The first cannabis medicine, approved by FDA, will target two severe forms of epilepsy. This article from The Washington Post discusses how this may be a step closer to CBD reclassification.
The Food and Drug Administration on Monday approved the first drug derived from marijuana, which will be used to treat two rare and severe forms of childhood epilepsy.
The drug, called Epidiolex, is an oral solution containing highly purified cannabidiol (CBD), which is one of scores of chemicals in the cannabis sativa plant, commonly known as marijuana. The drug contains only trace amounts of the psychoactive element THC and does not induce euphoria.
Epidiolex was approved for patients age 2 and older who suffer from Lennox-Gastaut and Dravet syndromes. Both cause uncontrolled daily seizures and put patients at high risk for other physical and intellectual disabilities, injury and early death.
The disorders afflict fewer than 45,000 people in the United States, but experts expect Epidiolex to be prescribed for other types of epilepsy as well. The drug is the first treatment approved for Dravet syndrome.
FDA Commissioner Scott Gottlieb said the approval was “a reminder that advancing sound development programs that properly evaluate active ingredients contained in marijuana can lead to important medical therapies.” The medication, tested in three randomized, placebo-controlled trials with more than 500 patients, was effective in reducing seizures, the FDA said.
Gottlieb noted that the action was “not an approval of marijuana or all of its components” but rather of one specific CBD medication for a particular use.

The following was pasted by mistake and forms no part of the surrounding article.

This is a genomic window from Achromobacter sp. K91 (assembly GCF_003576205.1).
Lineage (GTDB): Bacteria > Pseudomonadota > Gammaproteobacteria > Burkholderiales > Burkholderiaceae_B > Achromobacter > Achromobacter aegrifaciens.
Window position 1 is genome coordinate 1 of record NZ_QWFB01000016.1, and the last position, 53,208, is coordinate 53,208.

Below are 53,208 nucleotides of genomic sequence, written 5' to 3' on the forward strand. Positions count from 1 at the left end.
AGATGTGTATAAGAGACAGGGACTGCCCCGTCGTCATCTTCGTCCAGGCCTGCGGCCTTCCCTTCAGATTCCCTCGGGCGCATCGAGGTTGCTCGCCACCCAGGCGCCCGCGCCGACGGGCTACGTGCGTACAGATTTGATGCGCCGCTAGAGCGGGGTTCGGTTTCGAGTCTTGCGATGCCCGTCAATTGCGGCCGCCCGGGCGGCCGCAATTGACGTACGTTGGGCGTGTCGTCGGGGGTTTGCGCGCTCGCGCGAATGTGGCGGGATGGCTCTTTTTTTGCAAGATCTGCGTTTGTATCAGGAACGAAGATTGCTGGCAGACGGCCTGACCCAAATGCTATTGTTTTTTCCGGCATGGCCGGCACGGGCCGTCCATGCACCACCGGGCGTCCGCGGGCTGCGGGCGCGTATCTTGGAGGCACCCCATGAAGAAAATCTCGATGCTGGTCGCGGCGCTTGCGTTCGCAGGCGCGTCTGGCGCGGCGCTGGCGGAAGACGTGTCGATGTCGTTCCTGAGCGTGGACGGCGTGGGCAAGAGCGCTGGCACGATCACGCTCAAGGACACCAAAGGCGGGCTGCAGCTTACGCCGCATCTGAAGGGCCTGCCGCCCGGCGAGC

The agency, he added, remains concerned about “the proliferation and illegal marketing of unapproved CBD-containing products with unproven medical claims.”
In April, an advisory committee unanimously recommended approval of the drug for the two types of epilepsy.
The FDA previously cleared medications containing synthetic versions of THC for nausea for patients getting chemotherapy and for other uses, but it had not approved any drug derived from the plant itself. Marijuana and its components, including CBD, are Schedule 1 controlled substances — meaning they are banned because they are thought to have a high abuse potential, no medical value and serious safety implications.
Now that Epidiolex is approved by the FDA, cannabidiol is expected to be reclassified by the Drug Enforcement Administration within 90 days. However, it isn’t clear whether such a reclassification would involve CBD products in general, the CBD formulation used specifically in Epidiolex or something else.
For those who have long argued that cannabis offers medical benefits, the FDA approval represents a milestone, “a recognition that the plant is a rich source of compounds which have potential therapeutic activity,” Justin Gover, chief executive of GW Pharmaceuticals, the London-based company that developed the drug, said in an interview last week. “We are just scratching the surface of what could be a range of cannabis-based medications.”
The medication, which will continue to be manufactured in Britain, will be marketed by Greenwich Biosciences, the U.S. subsidiary of GW Pharmaceuticals. The drugmaker is testing other CBD treatments for glioblastoma and schizophrenia.
Shlomo Shinnar, president of the American Epilepsy Society and a neurologist at Montefiore Medical Center in New York, has said the drug will be “a very valuable addition” to the limited options for treating severe childhood-onset epilepsy. Shinnar said he will welcome approval of a medicine that had undergone stringent FDA review for safety and effectiveness.
Many parents already are giving children unregulated CBD formulations that are available in medical marijuana dispensaries in the many states where such operations are legal. Some have said that they have no intention of switching to the new prescription CBD drug because the products they’re using are helping their children. Others said they are anxious to try an FDA-approved product.
Source: First marijuana-derived drug approved, will target severe epilepsy – The Washington Post